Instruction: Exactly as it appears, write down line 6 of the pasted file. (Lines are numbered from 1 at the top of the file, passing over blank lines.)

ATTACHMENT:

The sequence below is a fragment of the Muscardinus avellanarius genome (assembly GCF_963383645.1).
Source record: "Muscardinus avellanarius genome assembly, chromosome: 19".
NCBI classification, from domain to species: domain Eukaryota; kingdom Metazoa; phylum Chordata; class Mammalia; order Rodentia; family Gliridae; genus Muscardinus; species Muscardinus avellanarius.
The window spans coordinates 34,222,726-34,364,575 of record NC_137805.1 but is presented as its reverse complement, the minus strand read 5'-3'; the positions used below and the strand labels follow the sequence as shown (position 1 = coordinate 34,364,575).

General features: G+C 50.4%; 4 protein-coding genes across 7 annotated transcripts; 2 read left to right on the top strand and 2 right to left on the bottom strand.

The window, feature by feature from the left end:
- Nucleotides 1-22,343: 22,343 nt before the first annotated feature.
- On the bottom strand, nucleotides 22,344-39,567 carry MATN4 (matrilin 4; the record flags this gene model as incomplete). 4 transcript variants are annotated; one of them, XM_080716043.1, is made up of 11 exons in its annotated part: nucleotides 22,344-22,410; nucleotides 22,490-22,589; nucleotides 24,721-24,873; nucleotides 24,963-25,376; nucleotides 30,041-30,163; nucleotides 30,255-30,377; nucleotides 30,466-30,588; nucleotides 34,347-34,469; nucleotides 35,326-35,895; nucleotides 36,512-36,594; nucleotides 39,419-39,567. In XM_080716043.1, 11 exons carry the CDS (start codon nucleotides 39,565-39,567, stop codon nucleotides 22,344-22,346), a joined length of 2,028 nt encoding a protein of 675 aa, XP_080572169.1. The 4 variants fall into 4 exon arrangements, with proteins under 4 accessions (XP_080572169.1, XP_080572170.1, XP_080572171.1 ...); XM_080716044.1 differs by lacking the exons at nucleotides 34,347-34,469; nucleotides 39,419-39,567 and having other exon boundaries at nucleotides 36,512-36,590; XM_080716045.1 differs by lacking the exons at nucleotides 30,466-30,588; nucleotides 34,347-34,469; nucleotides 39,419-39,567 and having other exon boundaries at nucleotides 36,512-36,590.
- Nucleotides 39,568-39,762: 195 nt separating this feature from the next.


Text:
The window, feature by feature from the left end: